In our current highly corrupt elections system, I would think that better foundations for being a politician would include 1) an indifference to acquiring money above and beyond an amount necessary to support a truly modest lifestyle, comparable to that of those earning the median American household income, 2) a long-documented history of refusing to be bought off by big money, and 3) a humble reluctance to assume a position of great power. My suggested qualifications would disqualify almost every member of Congress, many of whom are borderline psychopathic.
I received this new Declaration of Independence in a mass emailing from Alan Grayson:
We need a new declaration of independence. FDR took a stab at this, with his “Four Freedoms.” Freedom of speech. Freedom of worship. Freedom from want. Freedom from fear. That’s a good start.
But now, eight decades later, we need to declare our independence from other forms of oppression.
We hereby declare our independence from bigotry, in all its evil forms. We declare our independence from racism, sexism, homophobia, language discrimination and chauvinism. Everyone has equal rights, no matter where you’re from, what you look like, what language you speak, and whom you love. Everyone deserves respect.
We hereby declare our independence from narrow-minded, extremist or violent religious fundamentalism. We live in a land where church and state are separate. Religious belief, no matter how sincere, is no license to dictate to others whether to terminate a pregnancy, whether to use contraception, or whom to marry. Earlier this year, I placed my hand on the Bible and swore to uphold the Constitution; I didn’t place my hand on the Constitution and swear to uphold the Bible.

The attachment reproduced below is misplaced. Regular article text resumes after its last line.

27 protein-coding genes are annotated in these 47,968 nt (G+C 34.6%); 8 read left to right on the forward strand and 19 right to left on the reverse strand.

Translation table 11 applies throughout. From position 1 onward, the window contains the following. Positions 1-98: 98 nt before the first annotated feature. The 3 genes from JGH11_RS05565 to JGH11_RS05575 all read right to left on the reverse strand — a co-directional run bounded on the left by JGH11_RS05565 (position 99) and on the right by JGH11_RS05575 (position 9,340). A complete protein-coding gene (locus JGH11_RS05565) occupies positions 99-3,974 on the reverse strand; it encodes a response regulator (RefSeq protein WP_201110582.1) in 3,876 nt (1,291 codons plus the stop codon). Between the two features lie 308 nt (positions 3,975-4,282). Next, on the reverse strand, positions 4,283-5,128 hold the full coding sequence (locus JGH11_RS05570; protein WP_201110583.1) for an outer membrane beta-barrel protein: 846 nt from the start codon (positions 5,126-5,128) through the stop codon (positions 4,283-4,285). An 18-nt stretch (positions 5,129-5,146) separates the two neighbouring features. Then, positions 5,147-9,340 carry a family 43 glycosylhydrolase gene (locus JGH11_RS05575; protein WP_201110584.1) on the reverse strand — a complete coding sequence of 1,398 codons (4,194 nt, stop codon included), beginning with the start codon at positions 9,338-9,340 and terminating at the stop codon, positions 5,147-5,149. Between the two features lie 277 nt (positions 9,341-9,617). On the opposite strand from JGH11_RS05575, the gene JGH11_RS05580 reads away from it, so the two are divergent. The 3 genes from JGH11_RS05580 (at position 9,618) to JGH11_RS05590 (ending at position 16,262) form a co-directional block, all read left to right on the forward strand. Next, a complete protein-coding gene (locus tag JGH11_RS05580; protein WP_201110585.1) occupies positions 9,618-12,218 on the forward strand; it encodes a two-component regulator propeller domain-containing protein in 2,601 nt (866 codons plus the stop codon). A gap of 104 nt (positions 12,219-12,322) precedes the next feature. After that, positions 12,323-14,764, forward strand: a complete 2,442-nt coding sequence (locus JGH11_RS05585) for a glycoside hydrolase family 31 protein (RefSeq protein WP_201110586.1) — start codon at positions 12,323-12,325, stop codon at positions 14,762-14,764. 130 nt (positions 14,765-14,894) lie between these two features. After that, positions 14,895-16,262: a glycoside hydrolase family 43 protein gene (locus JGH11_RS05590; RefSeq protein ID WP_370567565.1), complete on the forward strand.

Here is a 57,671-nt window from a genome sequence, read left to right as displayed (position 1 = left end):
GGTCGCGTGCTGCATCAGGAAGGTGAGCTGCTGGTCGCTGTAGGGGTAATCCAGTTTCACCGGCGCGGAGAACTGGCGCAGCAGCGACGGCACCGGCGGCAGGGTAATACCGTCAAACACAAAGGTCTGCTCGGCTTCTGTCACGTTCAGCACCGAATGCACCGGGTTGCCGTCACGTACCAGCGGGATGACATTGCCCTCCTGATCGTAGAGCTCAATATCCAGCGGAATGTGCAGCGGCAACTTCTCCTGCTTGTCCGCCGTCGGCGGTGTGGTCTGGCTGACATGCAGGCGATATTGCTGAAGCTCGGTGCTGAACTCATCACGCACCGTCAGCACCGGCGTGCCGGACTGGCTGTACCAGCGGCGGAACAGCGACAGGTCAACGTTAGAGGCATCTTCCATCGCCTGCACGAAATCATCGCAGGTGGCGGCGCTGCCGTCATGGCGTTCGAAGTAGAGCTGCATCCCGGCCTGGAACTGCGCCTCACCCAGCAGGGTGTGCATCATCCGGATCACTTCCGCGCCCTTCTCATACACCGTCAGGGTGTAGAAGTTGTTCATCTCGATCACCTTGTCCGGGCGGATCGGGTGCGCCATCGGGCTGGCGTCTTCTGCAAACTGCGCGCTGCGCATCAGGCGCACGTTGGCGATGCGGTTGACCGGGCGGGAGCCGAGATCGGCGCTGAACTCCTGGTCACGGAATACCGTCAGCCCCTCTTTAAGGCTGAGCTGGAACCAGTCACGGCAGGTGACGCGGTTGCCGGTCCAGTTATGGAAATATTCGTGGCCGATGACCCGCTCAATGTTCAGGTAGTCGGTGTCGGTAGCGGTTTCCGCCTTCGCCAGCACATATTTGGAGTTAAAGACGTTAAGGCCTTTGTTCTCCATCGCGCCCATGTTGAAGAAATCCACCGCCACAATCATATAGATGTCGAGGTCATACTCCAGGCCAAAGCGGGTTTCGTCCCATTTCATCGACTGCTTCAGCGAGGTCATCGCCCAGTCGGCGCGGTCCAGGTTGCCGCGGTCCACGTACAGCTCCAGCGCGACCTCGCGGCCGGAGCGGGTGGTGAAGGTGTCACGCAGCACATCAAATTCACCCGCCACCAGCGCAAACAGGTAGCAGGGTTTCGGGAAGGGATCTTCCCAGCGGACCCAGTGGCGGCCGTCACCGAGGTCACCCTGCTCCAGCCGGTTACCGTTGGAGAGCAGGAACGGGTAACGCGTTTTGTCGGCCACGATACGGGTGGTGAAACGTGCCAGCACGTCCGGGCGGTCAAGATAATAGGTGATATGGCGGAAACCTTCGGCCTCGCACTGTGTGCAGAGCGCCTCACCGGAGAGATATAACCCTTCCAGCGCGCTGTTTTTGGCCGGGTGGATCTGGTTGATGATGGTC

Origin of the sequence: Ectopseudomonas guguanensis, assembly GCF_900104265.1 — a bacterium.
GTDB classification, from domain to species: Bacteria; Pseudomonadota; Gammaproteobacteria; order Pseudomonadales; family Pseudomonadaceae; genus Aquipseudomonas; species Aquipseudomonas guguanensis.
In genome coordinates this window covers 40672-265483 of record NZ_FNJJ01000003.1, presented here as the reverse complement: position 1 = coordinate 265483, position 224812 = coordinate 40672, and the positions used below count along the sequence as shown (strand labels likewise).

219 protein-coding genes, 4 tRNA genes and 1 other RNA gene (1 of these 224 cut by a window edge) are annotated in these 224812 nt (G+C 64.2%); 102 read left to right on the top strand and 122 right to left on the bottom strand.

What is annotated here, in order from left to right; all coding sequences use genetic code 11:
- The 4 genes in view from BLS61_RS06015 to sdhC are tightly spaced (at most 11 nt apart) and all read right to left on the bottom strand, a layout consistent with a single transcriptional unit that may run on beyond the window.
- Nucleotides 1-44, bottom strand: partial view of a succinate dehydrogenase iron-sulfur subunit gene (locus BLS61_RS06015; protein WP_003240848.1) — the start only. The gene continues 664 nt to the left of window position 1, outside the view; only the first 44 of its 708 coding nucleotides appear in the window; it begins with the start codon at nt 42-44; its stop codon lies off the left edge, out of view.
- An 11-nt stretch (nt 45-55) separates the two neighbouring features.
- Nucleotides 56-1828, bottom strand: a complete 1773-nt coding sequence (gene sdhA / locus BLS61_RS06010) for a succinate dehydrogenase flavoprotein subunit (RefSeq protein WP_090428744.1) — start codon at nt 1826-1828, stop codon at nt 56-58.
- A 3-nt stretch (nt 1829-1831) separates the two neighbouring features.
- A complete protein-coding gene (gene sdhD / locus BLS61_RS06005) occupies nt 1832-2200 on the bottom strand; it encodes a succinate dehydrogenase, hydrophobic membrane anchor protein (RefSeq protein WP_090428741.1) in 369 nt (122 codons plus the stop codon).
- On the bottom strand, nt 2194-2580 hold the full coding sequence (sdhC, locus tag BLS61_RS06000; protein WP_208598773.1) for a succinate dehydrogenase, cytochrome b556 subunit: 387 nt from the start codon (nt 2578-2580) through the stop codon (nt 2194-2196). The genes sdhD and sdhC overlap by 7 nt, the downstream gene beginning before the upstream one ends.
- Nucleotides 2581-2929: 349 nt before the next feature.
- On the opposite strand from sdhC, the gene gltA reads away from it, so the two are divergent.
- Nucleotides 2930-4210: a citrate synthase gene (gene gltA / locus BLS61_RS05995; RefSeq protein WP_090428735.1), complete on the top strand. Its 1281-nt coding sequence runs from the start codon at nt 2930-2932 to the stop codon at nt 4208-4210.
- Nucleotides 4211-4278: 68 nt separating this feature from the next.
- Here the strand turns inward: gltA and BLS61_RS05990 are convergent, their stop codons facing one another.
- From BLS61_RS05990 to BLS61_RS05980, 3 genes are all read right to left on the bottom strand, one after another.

We hereby declare our independence from the greedy. Malefactors of great wealth have no right to buy and sell elected officials thorough the legalized bribery of “independent expenditures.” They have no right to despoil our land and our water, the air we breathe and the food we eat. They have no right to manipulate or gut our laws in order to increase their lucre. They have no right to jack up the price of what we buy, or determine what we see on TV or on our computer screens.
We hereby declare our independence from “1984”-style surveillance. Neither the Government nor a private company has any reason to monitor the activities of innocent people, without their express, informed and freely given consent. Who I’m with, what I say, what I buy, what I read; that’s none of anyone else’s business. Privacy – the fundamental right to be left alone – is an essential part of what it means to be a human being.
We hereby declare our independence from exploitation. Bad bosses are today’s King George. They want to work employees as hard as they can, and pay them as little as possible in return. They call the difference profit. If workers are organized, they can fight back. But if not, then they need legal protection from exploitation. If you have a job, you should have a living wage, and time-and-a-half for overtime. If you have a job, you should have health coverage. If you have a job, you should have paid sick leave. If you have a job, you should have a pension. As John Mellencamp would say, “Ain’t that America?”